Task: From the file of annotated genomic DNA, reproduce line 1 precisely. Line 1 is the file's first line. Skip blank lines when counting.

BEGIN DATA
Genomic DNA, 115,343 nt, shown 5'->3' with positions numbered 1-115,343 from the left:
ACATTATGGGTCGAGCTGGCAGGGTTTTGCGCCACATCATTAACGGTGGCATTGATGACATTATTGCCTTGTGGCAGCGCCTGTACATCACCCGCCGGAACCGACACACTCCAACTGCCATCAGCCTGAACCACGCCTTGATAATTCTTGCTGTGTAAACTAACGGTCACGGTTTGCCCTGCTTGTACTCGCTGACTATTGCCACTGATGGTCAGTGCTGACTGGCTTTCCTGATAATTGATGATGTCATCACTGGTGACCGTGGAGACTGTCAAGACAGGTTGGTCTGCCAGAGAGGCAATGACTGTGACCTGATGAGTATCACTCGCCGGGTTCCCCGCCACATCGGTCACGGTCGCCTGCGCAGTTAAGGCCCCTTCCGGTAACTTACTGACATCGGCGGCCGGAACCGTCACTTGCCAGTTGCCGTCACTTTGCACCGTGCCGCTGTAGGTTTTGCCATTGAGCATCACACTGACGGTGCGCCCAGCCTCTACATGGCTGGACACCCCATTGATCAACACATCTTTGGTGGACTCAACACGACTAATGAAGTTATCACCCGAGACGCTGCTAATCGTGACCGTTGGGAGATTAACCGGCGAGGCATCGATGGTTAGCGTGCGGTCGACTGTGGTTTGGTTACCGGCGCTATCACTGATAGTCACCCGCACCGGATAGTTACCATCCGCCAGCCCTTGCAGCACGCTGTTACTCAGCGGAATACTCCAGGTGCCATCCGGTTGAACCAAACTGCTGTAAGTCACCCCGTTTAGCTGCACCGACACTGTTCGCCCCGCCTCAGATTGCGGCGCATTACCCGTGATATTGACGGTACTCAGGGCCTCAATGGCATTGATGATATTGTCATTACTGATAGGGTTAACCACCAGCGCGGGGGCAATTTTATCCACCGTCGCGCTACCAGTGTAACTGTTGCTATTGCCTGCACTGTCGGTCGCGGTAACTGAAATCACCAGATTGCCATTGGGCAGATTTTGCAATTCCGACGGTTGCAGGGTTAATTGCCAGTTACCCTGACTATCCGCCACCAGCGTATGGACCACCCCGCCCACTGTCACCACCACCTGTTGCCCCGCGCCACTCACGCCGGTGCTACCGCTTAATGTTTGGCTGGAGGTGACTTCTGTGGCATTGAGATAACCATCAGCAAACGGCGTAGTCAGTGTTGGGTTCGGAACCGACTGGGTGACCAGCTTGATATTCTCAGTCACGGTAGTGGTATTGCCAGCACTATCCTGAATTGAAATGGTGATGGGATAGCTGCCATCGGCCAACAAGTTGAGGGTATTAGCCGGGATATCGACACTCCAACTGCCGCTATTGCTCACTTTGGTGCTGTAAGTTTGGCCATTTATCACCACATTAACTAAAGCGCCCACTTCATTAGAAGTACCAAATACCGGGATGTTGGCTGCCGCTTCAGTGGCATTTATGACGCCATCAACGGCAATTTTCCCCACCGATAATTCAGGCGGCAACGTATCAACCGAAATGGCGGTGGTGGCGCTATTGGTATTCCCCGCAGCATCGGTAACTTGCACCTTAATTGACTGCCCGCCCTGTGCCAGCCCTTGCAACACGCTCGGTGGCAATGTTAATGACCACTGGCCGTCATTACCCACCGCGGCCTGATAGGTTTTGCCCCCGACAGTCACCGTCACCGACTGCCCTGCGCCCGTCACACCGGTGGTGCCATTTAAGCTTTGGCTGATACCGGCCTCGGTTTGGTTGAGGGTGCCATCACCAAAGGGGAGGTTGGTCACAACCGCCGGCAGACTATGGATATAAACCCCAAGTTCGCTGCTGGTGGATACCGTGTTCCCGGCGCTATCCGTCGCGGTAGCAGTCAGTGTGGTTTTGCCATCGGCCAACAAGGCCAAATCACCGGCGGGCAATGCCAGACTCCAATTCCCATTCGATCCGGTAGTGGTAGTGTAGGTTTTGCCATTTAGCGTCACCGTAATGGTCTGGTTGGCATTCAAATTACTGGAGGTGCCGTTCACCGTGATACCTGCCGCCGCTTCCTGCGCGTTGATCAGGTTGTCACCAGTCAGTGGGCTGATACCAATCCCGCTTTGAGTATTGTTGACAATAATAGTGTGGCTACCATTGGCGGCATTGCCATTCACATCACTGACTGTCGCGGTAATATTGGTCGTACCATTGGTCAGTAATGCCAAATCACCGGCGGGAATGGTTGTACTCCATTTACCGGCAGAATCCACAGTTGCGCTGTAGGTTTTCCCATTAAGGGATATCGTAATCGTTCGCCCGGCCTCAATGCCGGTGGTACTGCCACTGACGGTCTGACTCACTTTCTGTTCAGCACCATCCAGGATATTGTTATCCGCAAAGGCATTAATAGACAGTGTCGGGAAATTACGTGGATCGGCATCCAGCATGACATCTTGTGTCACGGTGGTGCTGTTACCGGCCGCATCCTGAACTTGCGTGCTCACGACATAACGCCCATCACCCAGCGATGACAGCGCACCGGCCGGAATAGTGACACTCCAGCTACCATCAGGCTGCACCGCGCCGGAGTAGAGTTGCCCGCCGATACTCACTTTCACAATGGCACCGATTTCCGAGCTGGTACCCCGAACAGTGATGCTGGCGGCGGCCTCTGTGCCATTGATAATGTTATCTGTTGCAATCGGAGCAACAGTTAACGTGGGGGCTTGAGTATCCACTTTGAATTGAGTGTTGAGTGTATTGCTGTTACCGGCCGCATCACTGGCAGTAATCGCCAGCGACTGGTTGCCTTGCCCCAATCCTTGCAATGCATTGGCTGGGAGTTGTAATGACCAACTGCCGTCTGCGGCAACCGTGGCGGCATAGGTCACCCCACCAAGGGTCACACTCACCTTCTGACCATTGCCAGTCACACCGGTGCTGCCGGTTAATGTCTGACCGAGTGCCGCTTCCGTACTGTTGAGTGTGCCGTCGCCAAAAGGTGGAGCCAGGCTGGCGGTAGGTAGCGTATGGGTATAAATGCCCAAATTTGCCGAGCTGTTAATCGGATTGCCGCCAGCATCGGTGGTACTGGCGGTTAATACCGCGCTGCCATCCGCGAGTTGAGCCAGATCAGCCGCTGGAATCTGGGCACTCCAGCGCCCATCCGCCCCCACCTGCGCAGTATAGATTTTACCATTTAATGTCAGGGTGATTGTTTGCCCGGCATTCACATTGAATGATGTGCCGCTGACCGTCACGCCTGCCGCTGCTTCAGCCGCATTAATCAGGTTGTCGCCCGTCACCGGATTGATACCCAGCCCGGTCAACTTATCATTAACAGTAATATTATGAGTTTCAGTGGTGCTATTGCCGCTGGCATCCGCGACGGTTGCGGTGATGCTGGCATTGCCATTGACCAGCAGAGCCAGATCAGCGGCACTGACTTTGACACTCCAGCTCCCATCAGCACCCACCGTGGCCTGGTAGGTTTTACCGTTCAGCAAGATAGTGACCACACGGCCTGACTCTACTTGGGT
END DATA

Genomic DNA, 115,343 nt, shown 5'->3' with positions numbered 1-115,343 from the left: